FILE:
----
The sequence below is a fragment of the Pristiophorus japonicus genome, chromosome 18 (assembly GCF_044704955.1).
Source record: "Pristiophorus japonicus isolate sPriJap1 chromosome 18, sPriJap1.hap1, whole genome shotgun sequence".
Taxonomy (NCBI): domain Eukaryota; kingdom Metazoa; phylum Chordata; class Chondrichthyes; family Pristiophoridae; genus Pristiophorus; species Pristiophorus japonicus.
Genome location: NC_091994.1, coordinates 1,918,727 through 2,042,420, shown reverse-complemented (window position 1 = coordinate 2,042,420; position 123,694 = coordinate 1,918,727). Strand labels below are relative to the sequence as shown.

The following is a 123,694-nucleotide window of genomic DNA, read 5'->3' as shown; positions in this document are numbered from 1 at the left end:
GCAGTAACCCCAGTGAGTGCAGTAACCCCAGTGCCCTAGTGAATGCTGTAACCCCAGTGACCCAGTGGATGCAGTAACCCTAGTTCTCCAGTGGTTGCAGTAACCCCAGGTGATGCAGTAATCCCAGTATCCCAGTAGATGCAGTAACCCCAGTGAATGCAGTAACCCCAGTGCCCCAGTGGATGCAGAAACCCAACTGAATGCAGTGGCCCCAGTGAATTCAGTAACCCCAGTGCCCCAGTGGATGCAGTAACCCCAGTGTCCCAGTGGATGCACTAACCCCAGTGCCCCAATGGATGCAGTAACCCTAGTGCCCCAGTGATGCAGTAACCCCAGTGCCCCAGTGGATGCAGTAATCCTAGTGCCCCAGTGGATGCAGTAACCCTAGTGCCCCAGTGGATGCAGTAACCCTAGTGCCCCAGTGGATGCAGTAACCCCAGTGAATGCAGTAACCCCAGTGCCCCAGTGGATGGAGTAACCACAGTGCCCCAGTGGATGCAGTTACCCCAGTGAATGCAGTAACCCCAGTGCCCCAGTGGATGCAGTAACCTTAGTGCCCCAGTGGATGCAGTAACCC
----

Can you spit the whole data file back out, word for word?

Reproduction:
The sequence below is a fragment of the Pristiophorus japonicus genome, chromosome 18 (assembly GCF_044704955.1).
Source record: "Pristiophorus japonicus isolate sPriJap1 chromosome 18, sPriJap1.hap1, whole genome shotgun sequence".
Taxonomy (NCBI): domain Eukaryota; kingdom Metazoa; phylum Chordata; class Chondrichthyes; family Pristiophoridae; genus Pristiophorus; species Pristiophorus japonicus.
Genome location: NC_091994.1, coordinates 1,918,727 through 2,042,420, shown reverse-complemented (window position 1 = coordinate 2,042,420; position 123,694 = coordinate 1,918,727). Strand labels below are relative to the sequence as shown.

The following is a 123,694-nucleotide window of genomic DNA, read 5'->3' as shown; positions in this document are numbered from 1 at the left end:
GCAGTAACCCCAGTGAGTGCAGTAACCCCAGTGCCCTAGTGAATGCTGTAACCCCAGTGACCCAGTGGATGCAGTAACCCTAGTTCTCCAGTGGTTGCAGTAACCCCAGGTGATGCAGTAATCCCAGTATCCCAGTAGATGCAGTAACCCCAGTGAATGCAGTAACCCCAGTGCCCCAGTGGATGCAGAAACCCAACTGAATGCAGTGGCCCCAGTGAATTCAGTAACCCCAGTGCCCCAGTGGATGCAGTAACCCCAGTGTCCCAGTGGATGCACTAACCCCAGTGCCCCAATGGATGCAGTAACCCTAGTGCCCCAGTGATGCAGTAACCCCAGTGCCCCAGTGGATGCAGTAATCCTAGTGCCCCAGTGGATGCAGTAACCCTAGTGCCCCAGTGGATGCAGTAACCCTAGTGCCCCAGTGGATGCAGTAACCCCAGTGAATGCAGTAACCCCAGTGCCCCAGTGGATGGAGTAACCACAGTGCCCCAGTGGATGCAGTTACCCCAGTGAATGCAGTAACCCCAGTGCCCCAGTGGATGCAGTAACCTTAGTGCCCCAGTGGATGCAGTAACCC